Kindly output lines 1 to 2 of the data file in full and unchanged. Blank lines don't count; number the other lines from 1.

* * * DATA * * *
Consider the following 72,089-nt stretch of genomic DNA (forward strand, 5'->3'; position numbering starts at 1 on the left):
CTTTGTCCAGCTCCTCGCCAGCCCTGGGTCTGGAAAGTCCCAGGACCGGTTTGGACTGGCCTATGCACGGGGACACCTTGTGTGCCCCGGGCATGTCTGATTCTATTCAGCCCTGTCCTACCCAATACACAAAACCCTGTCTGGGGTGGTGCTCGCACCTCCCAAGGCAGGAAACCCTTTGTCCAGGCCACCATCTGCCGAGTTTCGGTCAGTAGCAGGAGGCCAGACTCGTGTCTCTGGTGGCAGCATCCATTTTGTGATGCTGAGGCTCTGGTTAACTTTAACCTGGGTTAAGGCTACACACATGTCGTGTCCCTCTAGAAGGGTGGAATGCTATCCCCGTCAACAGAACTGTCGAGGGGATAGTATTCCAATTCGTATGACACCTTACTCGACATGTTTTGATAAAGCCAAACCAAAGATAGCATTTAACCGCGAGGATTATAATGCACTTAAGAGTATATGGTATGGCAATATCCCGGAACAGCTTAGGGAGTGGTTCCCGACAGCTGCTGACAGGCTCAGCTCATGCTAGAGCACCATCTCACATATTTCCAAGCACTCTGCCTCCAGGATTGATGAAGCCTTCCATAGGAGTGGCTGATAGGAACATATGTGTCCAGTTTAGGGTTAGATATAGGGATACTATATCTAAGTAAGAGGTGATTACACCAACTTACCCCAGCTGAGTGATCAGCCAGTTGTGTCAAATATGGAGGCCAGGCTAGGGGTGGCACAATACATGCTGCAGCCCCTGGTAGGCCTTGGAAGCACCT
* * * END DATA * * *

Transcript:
Consider the following 72,089-nt stretch of genomic DNA (forward strand, 5'->3'; position numbering starts at 1 on the left):
CTTTGTCCAGCTCCTCGCCAGCCCTGGGTCTGGAAAGTCCCAGGACCGGTTTGGACTGGCCTATGCACGGGGACACCTTGTGTGCCCCGGGCATGTCTGATTCTATTCAGCCCTGTCCTACCCAATACACAAAACCCTGTCTGGGGTGGTGCTCGCACCTCCCAAGGCAGGAAACCCTTTGTCCAGGCCACCATCTGCCGAGTTTCGGTCAGTAGCAGGAGGCCAGACTCGTGTCTCTGGTGGCAGCATCCATTTTGTGATGCTGAGGCTCTGGTTAACTTTAACCTGGGTTAAGGCTACACACATGTCGTGTCCCTCTAGAAGGGTGGAATGCTATCCCCGTCAACAGAACTGTCGAGGGGATAGTATTCCAATTCGTATGACACCTTACTCGACATGTTTTGATAAAGCCAAACCAAAGATAGCATTTAACCGCGAGGATTATAATGCACTTAAGAGTATATGGTATGGCAATATCCCGGAACAGCTTAGGGAGTGGTTCCCGACAGCTGCTGACAGGCTCAGCTCATGCTAGAGCACCATCTCACATATTTCCAAGCACTCTGCCTCCAGGATTGATGAAGCCTTCCATAGGAGTGGCTGATAGGAACATATGTGTCCAGTTTAGGGTTAGATATAGGGATACTATATCTAAGTAAGAGGTGATTACACCAACTTACCCCAGCTGAGTGATCAGCCAGTTGTGTCAAATATGGAGGCCAGGCTAGGGGTGGCACAATACATGCTGCAGCCCCTGGTAGGCCTTGGAAGCACCT